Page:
2. Provide the School with a five to ten-minute recording of your speech. This speech sample may be on any topic, as long as it is neither read nor recited. An interview may follow. You should submit your recording to the School by e-mail to as an attached electronic audio file (e.g., MP3).

TOEFL (ibT) Overall Score Requirement


IELTS Overall Score Requirement


Supervisor commitment required prior to application?


Prior degree requirements

An applicant to the doctoral program should have completed a master's degree, typically in audiology and speech sciences, psychology, linguistics, or a related discipline.

Other Requirements

Please indicate in your application if you would like to be considered for full-time or part-time classification for your PhD.

Note: we are unable to change a student status (from part-time study to full-time study and vice versa) once the program has started. A maximum 8-year time period is allowed for completion of the part-time doctoral program (compared to a 6-year time period for full-time students).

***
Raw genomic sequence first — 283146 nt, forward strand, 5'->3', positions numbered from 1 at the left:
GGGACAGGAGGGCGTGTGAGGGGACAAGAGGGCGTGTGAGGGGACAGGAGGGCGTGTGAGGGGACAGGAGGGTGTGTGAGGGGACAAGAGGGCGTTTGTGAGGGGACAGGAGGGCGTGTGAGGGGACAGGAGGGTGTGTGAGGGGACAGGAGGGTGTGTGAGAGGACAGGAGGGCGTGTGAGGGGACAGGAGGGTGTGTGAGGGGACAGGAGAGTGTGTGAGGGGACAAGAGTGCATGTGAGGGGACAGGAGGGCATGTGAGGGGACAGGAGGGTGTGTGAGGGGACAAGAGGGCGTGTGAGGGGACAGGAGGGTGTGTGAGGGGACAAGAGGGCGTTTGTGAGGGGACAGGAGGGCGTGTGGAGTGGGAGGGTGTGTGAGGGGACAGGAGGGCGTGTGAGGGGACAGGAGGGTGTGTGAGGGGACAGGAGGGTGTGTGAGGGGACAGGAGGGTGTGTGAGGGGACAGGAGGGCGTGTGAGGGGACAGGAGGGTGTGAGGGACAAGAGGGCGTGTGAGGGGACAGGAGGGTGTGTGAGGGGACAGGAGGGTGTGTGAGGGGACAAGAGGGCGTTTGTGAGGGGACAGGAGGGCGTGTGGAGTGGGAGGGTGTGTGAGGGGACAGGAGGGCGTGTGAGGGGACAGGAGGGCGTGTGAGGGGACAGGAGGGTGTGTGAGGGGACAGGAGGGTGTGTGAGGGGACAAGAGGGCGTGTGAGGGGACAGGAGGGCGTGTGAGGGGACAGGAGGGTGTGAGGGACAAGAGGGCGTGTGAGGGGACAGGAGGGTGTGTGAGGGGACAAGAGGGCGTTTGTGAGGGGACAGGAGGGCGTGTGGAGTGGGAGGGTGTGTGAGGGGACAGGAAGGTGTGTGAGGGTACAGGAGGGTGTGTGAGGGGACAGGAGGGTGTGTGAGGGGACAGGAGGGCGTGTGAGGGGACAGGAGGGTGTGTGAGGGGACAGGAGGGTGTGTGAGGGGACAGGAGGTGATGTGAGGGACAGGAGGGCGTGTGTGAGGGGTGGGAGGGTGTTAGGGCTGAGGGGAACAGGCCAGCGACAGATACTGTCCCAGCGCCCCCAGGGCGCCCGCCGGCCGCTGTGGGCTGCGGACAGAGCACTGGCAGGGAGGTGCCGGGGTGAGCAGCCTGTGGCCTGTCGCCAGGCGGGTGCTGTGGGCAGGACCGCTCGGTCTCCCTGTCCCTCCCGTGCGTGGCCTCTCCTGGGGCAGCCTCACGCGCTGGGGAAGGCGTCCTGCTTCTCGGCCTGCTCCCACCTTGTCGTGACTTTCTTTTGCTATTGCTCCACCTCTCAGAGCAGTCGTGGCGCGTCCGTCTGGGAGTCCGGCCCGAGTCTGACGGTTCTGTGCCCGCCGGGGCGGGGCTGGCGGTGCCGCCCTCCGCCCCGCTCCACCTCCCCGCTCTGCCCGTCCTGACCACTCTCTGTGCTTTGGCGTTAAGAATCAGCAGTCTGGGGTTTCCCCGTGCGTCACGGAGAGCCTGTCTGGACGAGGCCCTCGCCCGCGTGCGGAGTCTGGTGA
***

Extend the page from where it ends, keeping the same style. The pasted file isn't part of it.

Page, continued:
Funding Sources

All full-time students who begin a UBC-Vancouver PhD program in September 2018 or later will be provided with a funding package of at least $18,000 for each of the first four years of their PhD. The funding package may consist of any combination of internal or external awards, teaching-related work, research assistantships, and graduate academic assistantships. Please note that many graduate programs provide funding packages that are substantially greater than $18,000 per year. Please check with your prospective graduate program for specific details of the funding provided to its PhD students.

Career Outcomes

7 students graduated between 2005 and 2013. Of these, career information was obtained for 7 alumni (based on research conducted between Feb-May 2016):

RI (Research-Intensive) Faculty: typically tenure-track faculty positions (equivalent of the North American Assistant Professor, Associate Professor, and Professor positions) in PhD-granting institutions